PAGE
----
The Author

Life or Something Like It

This morning I received a phone call from a friend who alerted me to the possibility of a thunderstorm with hail headed our way. I checked the radar on the internet, and my inner meteorologist told me that the tail of the storm looked like it would just barely clip us. In other words, no hail and not much rain. At least that is what the picture said.

Working away at my desk, I noticed that it was getting progressively darker. I began to reconsider my previous evaluation of the situation, walked downstairs, looked out the windows, and thought, “Well, maybe I need to park my car under a tree. I don’t think the wind will knock down the tree, and it might slow down some of the hail.” Before I could get back in the building, the heavens opened. Fortunately, there wasn’t much hail, but as I watched the pouring rain, I was beginning to doubt my radar-reading skills. It didn’t last long, but the rain was enough to make the streets run full.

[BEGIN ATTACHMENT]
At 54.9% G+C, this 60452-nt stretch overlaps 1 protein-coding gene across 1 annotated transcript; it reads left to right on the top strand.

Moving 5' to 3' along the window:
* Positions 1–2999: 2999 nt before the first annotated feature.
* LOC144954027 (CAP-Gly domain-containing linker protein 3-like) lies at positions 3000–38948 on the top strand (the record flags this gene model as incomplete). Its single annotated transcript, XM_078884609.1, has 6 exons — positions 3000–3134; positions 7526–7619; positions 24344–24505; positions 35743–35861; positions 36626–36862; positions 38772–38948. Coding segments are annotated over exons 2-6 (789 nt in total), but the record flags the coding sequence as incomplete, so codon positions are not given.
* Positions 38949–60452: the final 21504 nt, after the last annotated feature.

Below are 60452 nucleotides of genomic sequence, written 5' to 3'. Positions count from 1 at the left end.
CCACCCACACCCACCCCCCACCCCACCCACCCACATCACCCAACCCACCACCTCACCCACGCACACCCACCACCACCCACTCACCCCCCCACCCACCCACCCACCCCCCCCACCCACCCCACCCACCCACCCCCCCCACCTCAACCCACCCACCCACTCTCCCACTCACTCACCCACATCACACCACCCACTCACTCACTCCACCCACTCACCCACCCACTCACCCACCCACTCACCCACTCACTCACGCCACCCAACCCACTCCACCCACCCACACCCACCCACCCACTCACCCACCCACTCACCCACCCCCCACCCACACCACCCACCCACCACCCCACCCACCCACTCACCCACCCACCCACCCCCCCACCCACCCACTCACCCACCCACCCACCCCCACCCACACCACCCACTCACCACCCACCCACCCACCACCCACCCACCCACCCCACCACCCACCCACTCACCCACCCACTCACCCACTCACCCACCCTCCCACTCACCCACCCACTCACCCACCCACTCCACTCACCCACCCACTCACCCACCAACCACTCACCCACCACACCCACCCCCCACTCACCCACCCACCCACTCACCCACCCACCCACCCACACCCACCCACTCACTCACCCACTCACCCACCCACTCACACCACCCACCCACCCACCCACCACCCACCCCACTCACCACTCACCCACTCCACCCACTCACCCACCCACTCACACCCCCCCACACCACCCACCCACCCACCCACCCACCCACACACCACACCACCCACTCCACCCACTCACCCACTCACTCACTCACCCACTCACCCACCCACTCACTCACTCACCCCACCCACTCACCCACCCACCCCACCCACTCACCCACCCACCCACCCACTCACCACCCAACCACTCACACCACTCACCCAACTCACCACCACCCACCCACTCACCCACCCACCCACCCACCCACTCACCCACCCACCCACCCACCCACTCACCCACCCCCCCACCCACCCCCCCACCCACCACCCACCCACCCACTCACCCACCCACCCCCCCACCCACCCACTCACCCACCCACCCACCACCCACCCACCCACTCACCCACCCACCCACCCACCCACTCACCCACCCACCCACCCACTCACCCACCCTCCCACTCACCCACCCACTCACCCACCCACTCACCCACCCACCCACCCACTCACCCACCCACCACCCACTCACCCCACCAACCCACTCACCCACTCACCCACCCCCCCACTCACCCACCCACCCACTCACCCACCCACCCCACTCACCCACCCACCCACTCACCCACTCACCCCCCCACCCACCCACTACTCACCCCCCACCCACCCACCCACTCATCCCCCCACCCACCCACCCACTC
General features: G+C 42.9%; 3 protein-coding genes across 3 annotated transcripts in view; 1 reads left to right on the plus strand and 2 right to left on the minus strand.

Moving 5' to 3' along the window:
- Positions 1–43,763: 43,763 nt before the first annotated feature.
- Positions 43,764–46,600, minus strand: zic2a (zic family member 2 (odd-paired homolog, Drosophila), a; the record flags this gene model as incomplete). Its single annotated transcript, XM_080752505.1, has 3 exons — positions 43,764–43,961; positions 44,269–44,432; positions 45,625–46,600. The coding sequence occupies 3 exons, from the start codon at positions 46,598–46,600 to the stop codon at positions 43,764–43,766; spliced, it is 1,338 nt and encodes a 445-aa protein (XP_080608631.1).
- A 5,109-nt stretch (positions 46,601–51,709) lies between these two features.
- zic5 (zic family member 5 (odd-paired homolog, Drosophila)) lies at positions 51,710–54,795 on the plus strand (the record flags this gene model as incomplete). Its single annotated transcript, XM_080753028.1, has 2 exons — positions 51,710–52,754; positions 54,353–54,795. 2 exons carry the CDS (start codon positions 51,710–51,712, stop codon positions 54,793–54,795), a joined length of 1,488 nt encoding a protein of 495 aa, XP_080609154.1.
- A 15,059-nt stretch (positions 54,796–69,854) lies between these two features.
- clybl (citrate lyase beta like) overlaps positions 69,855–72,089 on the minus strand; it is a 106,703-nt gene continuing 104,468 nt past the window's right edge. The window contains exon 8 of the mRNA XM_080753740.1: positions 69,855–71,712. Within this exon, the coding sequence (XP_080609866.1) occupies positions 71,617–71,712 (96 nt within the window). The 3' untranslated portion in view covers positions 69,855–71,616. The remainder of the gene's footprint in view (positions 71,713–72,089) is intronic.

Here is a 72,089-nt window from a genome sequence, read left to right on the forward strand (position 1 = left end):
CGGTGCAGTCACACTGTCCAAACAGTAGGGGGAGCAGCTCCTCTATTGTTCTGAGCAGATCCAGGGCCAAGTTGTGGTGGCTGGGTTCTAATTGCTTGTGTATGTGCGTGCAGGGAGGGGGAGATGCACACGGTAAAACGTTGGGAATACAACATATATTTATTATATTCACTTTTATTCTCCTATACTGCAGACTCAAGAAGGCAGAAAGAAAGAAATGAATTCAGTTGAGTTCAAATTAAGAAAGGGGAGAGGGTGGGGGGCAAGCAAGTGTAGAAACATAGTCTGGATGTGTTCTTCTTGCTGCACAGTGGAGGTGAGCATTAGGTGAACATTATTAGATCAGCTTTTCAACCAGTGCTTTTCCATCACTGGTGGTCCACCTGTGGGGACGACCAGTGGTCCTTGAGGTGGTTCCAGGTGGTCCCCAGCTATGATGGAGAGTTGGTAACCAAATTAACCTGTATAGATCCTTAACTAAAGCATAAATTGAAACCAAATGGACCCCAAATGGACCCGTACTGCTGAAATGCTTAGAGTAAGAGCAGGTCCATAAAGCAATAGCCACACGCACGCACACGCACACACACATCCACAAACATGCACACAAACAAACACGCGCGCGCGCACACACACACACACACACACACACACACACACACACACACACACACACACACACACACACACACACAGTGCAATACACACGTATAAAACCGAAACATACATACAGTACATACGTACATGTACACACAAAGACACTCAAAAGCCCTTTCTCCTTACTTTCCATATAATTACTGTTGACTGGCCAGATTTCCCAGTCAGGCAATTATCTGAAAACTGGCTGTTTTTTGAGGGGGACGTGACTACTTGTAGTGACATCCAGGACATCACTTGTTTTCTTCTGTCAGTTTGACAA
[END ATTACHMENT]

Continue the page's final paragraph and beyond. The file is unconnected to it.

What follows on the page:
As quickly as it began, it was over. Within an hour of the storm, the sky was blue and the sun was shining brightly. An hour or so later, I was in my car, making the rounds of hospitals and rehabilitation centers. As I drove the streets, I thought, “What a wonderful day! We don’t get many days in Dallas as pretty as this one.”

Of course, I am as wrong about that evaluation as I was about the earlier radar. We have numerous beautiful days here, plenty of sunshine and blue skies. I suspect that my remark was prompted more by the previous darkness than anything unique about the sun and sky. Their brightness was simply a stark contrast to the departed darkness.

I would have never known any of that, though, if I hadn’t been in the middle of it. If I had simply relied on a picture on a screen or stayed holed up inside, then the events of the day would have passed me by. It was when I was willing to become involved that I saw things clearly.

All this reminds me of the time some disciples first began to follow Jesus. When they asked him if he were the messiah, the promised one from God, he responded, “Come and see.” If you were to have asked them years later what happened next, I suspect they would have said, “Why, it was like the sunshine after a rain; like day when the darkness departs. It was the difference between looking at a picture and stepping into the scene. It was the difference between thinking about life and being alive.”

The day began with someone asking me to look up and to look out at what was happening in life. Of course, that’s the way it always begins.